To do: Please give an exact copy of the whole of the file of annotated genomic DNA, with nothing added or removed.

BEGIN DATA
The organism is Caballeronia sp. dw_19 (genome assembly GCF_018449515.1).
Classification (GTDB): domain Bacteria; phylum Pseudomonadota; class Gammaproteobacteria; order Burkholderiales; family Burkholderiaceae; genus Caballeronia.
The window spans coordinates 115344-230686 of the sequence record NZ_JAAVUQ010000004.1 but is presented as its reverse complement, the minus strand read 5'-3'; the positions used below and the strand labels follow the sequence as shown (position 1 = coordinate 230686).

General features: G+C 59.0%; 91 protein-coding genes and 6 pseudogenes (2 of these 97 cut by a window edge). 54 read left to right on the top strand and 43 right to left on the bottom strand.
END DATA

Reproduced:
The organism is Caballeronia sp. dw_19 (genome assembly GCF_018449515.1).
Classification (GTDB): domain Bacteria; phylum Pseudomonadota; class Gammaproteobacteria; order Burkholderiales; family Burkholderiaceae; genus Caballeronia.
The window spans coordinates 115344-230686 of the sequence record NZ_JAAVUQ010000004.1 but is presented as its reverse complement, the minus strand read 5'-3'; the positions used below and the strand labels follow the sequence as shown (position 1 = coordinate 230686).

General features: G+C 59.0%; 91 protein-coding genes and 6 pseudogenes (2 of these 97 cut by a window edge). 54 read left to right on the top strand and 43 right to left on the bottom strand.